Climate change risk mitigation good for fiscal metrics


By Luz Wendy T. Noble, Reporter

RESPONDING to climate change risks will benefit the Philippines in terms of debt servicing, as well as boost its credit rating, an International Monetary Fund (IMF) official said.

“Joining the global effort to tackle the climate crisis will not only help protect the planet, but can also help strengthen public finances in the Philippines,” IMF Representative to the Philippines Yongzheng Yang said in an e-mail to BusinessWorld.

Although the Philippines entered the crisis with a “favorable” debt position due to its macroeconomic policies in the past, Mr. Yang noted the country’s debt level will inevitably rise along with other economies due to the pandemic.

An IMF paper published by economists Serhan Cevik and Joao Tovar Jalles found that countries that are less resilient to climate change risk may have to incur higher cost of government borrowing. It showed that an increase of 10 percentage points in climate change vulnerability is associated with an over 150 basis points increase in long-term government bond spreads of emerging markets and developing economies.


“These results highlight the importance of improving resilience to climate change in managing public debt sustainability, especially for emerging markets and developing economies,” Mr. Yang said.

In its 2019 Article IV Consultation and Staff Report for the Philippines, the IMF said the country faces “significant” risks from its standing as one of the most vulnerable to climate change.

While it noted the Philippines has taken some steps to combat climate change, the IMF said more can be done through the allocation of more resources and initiatives for climate change adaptation and mitigation. Boosting resilience against climate change could also help the country battle against a rise in poverty incidence, it added.

The World Bank estimated an average of P177 billion is lost in public and private assets due to typhoons and earthquakes in the Philippines every year.

Climate change risks are also considered by debt watchers in assigning credit ratings.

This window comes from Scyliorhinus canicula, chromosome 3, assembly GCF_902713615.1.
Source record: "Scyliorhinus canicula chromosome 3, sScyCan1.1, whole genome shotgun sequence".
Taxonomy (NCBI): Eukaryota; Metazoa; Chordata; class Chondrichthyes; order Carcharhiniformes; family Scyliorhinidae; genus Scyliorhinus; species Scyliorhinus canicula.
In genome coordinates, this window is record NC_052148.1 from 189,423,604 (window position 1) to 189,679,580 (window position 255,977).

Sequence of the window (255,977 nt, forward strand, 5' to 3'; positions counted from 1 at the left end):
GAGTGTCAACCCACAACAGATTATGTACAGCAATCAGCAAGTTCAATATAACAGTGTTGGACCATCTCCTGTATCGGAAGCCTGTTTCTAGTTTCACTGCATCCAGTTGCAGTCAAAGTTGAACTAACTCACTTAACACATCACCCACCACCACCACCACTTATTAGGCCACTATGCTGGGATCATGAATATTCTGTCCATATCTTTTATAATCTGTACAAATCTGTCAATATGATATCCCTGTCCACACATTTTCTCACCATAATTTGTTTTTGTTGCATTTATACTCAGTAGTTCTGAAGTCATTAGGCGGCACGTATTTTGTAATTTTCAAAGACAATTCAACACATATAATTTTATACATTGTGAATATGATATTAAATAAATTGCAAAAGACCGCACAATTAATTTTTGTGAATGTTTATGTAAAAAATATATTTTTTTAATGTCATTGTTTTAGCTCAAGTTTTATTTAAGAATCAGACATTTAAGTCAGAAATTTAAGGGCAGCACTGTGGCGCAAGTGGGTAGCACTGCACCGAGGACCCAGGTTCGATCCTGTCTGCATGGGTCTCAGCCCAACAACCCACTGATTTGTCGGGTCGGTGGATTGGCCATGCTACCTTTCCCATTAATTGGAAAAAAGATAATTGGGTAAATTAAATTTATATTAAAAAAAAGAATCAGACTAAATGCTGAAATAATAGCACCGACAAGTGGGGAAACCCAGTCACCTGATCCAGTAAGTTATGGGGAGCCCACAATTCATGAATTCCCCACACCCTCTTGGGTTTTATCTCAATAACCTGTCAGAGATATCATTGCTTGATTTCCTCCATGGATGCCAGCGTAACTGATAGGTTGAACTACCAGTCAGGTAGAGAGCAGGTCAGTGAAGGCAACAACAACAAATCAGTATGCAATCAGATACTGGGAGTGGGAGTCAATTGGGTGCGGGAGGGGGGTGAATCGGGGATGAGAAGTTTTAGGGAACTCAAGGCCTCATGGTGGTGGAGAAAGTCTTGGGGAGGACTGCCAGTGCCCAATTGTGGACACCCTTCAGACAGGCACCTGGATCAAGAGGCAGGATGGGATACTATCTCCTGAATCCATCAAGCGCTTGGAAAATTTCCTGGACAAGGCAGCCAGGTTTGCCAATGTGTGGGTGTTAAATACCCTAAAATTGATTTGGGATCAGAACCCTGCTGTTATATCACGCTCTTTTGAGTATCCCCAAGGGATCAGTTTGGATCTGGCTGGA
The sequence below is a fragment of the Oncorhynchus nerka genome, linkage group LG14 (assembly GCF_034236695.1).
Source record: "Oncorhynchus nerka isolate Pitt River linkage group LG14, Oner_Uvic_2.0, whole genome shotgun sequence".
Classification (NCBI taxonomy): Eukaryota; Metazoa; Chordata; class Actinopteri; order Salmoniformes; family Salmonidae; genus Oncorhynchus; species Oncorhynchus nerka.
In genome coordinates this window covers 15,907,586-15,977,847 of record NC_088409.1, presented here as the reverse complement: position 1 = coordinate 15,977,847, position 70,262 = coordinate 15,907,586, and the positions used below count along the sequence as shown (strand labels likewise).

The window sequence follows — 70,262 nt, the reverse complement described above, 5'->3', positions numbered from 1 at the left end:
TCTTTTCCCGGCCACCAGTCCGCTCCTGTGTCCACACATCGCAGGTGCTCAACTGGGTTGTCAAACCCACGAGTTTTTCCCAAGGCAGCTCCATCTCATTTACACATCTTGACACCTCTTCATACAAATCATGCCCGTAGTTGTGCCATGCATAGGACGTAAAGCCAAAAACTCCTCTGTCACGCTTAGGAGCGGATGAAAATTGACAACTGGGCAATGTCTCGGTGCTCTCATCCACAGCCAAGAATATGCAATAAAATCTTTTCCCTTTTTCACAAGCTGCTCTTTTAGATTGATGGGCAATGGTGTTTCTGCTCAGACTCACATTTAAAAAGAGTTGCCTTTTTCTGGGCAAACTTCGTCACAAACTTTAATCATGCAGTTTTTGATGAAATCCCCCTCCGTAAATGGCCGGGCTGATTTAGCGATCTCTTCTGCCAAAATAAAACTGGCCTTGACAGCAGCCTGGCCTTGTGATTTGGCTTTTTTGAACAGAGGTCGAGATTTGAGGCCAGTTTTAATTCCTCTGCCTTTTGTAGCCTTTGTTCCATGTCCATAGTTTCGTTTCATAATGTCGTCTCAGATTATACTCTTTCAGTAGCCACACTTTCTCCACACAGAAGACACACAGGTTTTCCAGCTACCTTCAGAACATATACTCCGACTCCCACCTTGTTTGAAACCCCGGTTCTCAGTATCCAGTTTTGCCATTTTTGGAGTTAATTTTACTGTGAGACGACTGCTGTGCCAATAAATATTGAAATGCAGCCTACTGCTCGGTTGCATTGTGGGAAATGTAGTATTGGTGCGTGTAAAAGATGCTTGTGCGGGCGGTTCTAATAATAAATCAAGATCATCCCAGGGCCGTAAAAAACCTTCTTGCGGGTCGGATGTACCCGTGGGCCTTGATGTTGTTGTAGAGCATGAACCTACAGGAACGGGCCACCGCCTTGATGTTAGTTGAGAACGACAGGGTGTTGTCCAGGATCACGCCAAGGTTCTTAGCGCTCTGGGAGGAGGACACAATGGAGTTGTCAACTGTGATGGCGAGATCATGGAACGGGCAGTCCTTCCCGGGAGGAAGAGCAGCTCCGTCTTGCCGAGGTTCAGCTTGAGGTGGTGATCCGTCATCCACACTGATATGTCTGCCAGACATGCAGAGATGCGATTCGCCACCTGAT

In a report released last Friday, S&P Global Ratings said their economic assessment on sovereigns include potential adjustment for volatility in economic output that could be caused by constant exposures to natural disasters or adverse weather conditions.

“Environmental risks are embedded in our assessment on the Philippines’ creditworthiness. Natural disasters may have an impact on a government’s fiscal position, especially where significant aid is distributed to hard-hit regions, and revenues are adversely impacted,” S&P analyst Andrew Wood said in an e-mail to BusinessWorld.

S&P in May 2020 affirmed its BBB+ long-term credit rating for the country, citing expectations for recovery in 2021 following the crisis caused by the pandemic. It expects the economy to grow by 9.6% this year following a record 9.5% contraction in 2020.

“The government has in the past maintained modest fiscal deficits, even in years where the Philippines suffered damaging weather events,” Mr. Wood said.

The country’s budget deficit in 2020 stood at P1.371 trillion, equivalent to about 7.63% of the gross domestic product. This is more than double the P660-billion gap in 2019 which is about 3.38% of the country’s economic output.

Finance Secretary Carlos G. Dominguez III, who is also the chairperson of the Climate Change Commission, has said the government’s recovery programs should be tailor-fitted to attract investments in domestic renewable energy, sustainable urban planning, and climate-smart agriculture.


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